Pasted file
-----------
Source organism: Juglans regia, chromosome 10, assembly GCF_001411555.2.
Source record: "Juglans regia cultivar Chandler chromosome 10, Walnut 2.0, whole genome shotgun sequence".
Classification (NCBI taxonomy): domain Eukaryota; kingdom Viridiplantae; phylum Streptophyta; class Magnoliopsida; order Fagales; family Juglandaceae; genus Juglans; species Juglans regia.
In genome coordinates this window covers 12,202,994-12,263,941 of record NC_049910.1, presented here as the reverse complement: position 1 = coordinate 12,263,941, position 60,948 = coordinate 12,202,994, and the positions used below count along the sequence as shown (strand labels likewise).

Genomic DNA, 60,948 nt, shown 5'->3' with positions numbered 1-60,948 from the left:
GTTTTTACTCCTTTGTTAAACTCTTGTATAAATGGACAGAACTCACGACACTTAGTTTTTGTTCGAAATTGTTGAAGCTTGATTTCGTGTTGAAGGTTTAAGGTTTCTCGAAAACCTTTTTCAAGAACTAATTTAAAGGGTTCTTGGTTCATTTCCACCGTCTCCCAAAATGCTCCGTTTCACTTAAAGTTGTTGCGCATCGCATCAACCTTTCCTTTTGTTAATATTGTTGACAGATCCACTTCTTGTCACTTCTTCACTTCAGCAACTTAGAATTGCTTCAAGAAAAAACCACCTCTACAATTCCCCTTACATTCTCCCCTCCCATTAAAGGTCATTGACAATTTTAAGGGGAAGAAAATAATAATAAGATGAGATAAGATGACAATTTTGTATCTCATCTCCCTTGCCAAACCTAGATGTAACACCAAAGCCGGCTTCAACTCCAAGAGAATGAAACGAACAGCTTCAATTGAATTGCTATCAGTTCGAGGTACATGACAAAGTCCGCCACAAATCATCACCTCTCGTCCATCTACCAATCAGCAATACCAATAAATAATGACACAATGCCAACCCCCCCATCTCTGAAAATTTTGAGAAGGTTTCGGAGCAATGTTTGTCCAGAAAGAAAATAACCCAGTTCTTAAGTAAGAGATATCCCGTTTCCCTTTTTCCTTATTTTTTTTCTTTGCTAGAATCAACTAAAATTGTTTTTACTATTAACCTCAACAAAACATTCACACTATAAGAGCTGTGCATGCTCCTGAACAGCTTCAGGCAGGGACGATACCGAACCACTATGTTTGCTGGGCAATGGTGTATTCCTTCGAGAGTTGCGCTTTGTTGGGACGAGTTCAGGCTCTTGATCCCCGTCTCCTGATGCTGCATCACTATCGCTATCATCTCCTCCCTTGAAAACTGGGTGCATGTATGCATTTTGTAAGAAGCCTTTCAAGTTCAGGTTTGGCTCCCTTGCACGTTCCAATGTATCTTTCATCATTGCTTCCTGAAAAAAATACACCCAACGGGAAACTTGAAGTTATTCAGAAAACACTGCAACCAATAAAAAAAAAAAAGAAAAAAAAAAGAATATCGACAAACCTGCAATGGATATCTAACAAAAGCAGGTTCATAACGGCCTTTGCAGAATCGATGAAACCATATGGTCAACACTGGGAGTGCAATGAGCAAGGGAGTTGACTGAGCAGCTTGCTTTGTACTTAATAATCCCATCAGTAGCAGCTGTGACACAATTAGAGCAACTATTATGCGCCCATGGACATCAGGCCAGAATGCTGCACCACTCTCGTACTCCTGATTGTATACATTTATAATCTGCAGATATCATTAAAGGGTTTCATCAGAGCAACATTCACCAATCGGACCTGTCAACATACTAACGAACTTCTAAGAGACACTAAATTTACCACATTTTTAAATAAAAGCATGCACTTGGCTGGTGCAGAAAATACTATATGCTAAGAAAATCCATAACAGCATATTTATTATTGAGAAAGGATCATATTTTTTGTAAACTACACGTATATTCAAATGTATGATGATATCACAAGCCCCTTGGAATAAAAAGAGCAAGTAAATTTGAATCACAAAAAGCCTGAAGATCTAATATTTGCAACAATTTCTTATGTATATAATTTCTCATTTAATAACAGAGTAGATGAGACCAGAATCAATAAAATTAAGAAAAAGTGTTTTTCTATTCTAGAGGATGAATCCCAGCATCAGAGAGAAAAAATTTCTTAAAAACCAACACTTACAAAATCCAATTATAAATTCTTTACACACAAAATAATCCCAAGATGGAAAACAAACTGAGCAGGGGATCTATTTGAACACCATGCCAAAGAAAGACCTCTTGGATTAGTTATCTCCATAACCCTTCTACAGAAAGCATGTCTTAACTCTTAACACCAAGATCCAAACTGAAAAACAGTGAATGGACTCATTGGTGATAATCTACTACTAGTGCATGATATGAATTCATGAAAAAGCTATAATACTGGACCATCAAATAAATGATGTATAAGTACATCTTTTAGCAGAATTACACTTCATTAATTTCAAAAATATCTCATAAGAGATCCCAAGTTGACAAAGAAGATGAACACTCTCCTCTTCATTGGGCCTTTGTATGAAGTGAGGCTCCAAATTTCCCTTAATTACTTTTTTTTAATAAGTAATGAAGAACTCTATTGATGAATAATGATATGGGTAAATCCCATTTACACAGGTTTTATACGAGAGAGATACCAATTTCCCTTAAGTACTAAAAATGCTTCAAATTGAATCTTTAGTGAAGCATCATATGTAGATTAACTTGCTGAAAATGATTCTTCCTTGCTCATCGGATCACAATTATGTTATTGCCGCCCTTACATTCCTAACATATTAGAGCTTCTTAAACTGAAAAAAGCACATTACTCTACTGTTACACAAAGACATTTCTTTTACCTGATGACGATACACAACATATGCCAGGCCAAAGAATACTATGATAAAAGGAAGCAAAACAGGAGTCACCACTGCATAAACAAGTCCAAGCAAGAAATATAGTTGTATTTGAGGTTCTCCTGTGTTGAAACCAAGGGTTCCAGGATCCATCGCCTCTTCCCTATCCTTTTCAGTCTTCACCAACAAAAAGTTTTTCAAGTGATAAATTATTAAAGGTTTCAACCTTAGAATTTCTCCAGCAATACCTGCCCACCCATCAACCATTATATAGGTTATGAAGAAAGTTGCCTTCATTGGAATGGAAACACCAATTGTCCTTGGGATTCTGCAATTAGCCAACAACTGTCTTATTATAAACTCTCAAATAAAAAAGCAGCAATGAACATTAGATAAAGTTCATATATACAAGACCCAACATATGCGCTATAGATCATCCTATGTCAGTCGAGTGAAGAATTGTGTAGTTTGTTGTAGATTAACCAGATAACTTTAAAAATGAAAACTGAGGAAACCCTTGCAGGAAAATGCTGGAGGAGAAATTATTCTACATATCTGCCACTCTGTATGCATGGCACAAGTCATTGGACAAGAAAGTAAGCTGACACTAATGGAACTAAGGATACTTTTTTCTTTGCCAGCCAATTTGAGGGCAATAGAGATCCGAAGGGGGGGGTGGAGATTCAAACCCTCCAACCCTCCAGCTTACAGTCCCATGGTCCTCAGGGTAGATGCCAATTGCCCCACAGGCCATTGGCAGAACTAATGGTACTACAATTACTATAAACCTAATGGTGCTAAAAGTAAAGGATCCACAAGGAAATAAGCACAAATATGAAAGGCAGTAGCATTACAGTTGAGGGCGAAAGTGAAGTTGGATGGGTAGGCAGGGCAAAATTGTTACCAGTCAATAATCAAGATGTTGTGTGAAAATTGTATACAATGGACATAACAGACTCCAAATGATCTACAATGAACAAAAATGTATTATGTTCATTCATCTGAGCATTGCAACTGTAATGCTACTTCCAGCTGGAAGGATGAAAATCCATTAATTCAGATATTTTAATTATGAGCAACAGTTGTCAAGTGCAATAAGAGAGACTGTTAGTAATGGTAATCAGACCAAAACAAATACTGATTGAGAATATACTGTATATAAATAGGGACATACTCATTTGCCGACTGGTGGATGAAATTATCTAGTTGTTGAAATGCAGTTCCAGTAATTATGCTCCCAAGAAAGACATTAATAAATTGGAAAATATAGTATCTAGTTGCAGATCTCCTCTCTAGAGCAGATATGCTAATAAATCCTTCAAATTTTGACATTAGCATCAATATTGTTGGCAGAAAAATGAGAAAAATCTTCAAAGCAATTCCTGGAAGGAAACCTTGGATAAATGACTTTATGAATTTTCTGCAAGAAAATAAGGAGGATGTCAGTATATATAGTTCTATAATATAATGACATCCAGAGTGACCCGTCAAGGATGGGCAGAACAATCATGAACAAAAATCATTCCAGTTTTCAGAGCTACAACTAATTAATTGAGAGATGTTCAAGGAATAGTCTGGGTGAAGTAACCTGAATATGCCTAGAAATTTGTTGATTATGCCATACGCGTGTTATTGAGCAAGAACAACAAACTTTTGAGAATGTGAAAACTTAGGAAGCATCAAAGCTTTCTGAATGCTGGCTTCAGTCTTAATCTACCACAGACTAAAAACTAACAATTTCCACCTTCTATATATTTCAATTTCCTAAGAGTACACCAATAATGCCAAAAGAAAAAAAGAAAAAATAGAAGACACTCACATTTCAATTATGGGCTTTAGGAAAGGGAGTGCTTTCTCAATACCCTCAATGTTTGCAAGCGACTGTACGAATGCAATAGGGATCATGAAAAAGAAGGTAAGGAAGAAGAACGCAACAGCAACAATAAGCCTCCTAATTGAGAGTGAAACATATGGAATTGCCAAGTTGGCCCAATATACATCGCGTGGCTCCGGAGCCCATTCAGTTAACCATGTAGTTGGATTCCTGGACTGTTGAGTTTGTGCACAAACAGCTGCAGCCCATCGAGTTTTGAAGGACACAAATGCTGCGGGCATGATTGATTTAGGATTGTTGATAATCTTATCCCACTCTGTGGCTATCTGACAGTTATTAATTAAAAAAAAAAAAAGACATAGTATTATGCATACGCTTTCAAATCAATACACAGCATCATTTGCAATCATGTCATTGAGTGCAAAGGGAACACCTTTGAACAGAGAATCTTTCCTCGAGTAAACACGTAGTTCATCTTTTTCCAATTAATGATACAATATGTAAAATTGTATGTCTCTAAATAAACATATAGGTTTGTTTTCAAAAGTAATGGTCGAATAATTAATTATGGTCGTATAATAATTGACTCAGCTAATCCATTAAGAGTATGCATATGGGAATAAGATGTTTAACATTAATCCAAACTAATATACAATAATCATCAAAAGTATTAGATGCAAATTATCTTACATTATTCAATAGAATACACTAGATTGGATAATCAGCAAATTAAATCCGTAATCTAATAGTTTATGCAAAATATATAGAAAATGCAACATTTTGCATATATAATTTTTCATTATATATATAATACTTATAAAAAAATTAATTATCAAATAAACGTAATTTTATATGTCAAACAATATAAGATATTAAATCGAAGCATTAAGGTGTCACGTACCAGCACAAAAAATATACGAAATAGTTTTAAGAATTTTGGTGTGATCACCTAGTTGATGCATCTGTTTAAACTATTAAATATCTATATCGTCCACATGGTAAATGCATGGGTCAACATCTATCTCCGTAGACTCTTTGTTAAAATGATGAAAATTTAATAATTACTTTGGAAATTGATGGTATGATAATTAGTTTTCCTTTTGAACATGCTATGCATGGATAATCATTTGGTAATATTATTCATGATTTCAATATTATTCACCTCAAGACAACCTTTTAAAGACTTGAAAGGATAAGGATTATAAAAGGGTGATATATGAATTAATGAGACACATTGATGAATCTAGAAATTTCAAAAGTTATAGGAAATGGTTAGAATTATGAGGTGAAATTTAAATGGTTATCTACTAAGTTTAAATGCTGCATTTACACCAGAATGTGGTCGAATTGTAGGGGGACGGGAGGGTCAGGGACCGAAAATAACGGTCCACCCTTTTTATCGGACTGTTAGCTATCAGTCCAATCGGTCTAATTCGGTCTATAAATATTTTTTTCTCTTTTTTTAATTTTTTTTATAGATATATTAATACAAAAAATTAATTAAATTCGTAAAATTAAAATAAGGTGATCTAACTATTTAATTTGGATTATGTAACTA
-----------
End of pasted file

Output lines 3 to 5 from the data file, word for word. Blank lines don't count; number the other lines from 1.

Classification (NCBI taxonomy): domain Eukaryota; kingdom Viridiplantae; phylum Streptophyta; class Magnoliopsida; order Fagales; family Juglandaceae; genus Juglans; species Juglans regia.
In genome coordinates this window covers 12,202,994-12,263,941 of record NC_049910.1, presented here as the reverse complement: position 1 = coordinate 12,263,941, position 60,948 = coordinate 12,202,994, and the positions used below count along the sequence as shown (strand labels likewise).

Genomic DNA, 60,948 nt, shown 5'->3' with positions numbered 1-60,948 from the left: